The New Yorker magazine (1/19/15) ran this fictitious text exchange between 2 friends “trying” to make plans, that says much about our times:
A: Hey, girl! So great to see you at Mike’s party on New Year’s. You free this week? Want to grab drinks?
B: Yo!!!!! Sorry it took me so long to respond. I’m the worst. Yes! I’d love to! First round is on me because I’m so terrible. Tuesday???
A: Ugh, Tuesday is my friend Rachel’s birthday. I am the actual worst. What about Weds?
B: Weds works! Let’s email next week about where to go. Yayyyyyyyyyy.
B: I am total garbage at scheduling and forgot we were supposed to meet up tonight. Could you do Mon? SO SORRY. I feel terrible.
It goes on and on like this for a couple of pages of texts. This says something about what researchers have come to call “The Busy Trap.” Try this. Email, call, or text a friend and ask them: “How are you?” “Fine” is the response that you expect to get. It’s the polite response. But more and more—and I’m as guilty as anyone—the answer you’re likely to get is: “Busy. So busy. Crazy busy.”
Columnist Tim Kreider in the NY Times (6/30/12) notes: It’s almost always people whose lamented busyness is purely self-imposed: work and obligations they’ve taken on voluntarily, classes and activities they’ve “encouraged” their kids to participate in. They’re busy because of their own ambition or drive or anxiety because they’re addicted to busyness and dread what they might have to face in its absence.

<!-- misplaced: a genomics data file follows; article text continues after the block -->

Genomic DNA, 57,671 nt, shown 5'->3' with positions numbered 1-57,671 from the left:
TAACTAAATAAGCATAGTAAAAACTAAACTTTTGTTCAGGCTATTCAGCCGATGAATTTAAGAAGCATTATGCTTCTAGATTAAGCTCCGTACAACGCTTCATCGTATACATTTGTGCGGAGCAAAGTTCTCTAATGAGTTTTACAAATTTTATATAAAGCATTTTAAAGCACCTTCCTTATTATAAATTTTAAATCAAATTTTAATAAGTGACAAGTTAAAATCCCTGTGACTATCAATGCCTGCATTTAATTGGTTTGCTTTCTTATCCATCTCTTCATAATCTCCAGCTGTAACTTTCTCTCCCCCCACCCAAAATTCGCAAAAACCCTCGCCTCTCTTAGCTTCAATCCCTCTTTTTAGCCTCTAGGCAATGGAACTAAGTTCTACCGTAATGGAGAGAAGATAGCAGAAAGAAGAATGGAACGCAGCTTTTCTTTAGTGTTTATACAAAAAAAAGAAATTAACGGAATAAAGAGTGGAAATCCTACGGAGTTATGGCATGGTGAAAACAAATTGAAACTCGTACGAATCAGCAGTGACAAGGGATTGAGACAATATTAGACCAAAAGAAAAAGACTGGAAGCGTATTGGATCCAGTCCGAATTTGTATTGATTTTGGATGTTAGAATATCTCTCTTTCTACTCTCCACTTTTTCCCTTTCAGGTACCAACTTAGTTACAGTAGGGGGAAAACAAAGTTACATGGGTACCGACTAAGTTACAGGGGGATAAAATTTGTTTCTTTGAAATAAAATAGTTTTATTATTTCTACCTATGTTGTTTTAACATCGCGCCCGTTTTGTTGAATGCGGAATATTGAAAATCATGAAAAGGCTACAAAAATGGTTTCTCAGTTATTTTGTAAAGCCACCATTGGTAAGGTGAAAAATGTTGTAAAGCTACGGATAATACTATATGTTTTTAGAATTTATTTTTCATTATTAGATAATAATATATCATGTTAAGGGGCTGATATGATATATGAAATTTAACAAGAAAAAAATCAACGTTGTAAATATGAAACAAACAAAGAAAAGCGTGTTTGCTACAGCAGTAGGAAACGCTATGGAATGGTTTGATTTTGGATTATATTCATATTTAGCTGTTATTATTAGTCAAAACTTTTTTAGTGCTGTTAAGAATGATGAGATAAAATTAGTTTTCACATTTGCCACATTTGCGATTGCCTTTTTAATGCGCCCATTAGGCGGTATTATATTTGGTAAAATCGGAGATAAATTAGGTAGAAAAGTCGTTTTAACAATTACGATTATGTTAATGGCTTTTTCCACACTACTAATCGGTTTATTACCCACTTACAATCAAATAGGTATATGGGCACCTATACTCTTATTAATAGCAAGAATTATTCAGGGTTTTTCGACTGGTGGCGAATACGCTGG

Almost everyone I know is busy. We feel anxious and guilty when we aren’t either working or doing something. We have to schedule time with friends. Remember when you grew up, if you wanted to see your friend you knocked on his/her door? Who does that anymore?
In today’s Torah (Leviticus 23:1-2) reading Gd commands Moses to tell the Jewish people: Mo’adey Hashem asher tikru otam mikra-ey kodesh (Gd’s appointed festivals that you are to proclaim as holy convocations) eyleh hem mo’adai (these are My appointed times). It then mentions the holy convocations beginning with Shabbat followed by the major festivals: Passover, Shavuot, Rosh Hashanah, Yom Kippur and Sukkot—each one, the Torah says, is a day of complete rest and “you shall no work.” Here Gd is saying to us, “You’re busy? Forgetaboutit!” There are relationships and obligations that transcend and take precedence over your calendar—even more important than that Google reminder that just popped up on your phone.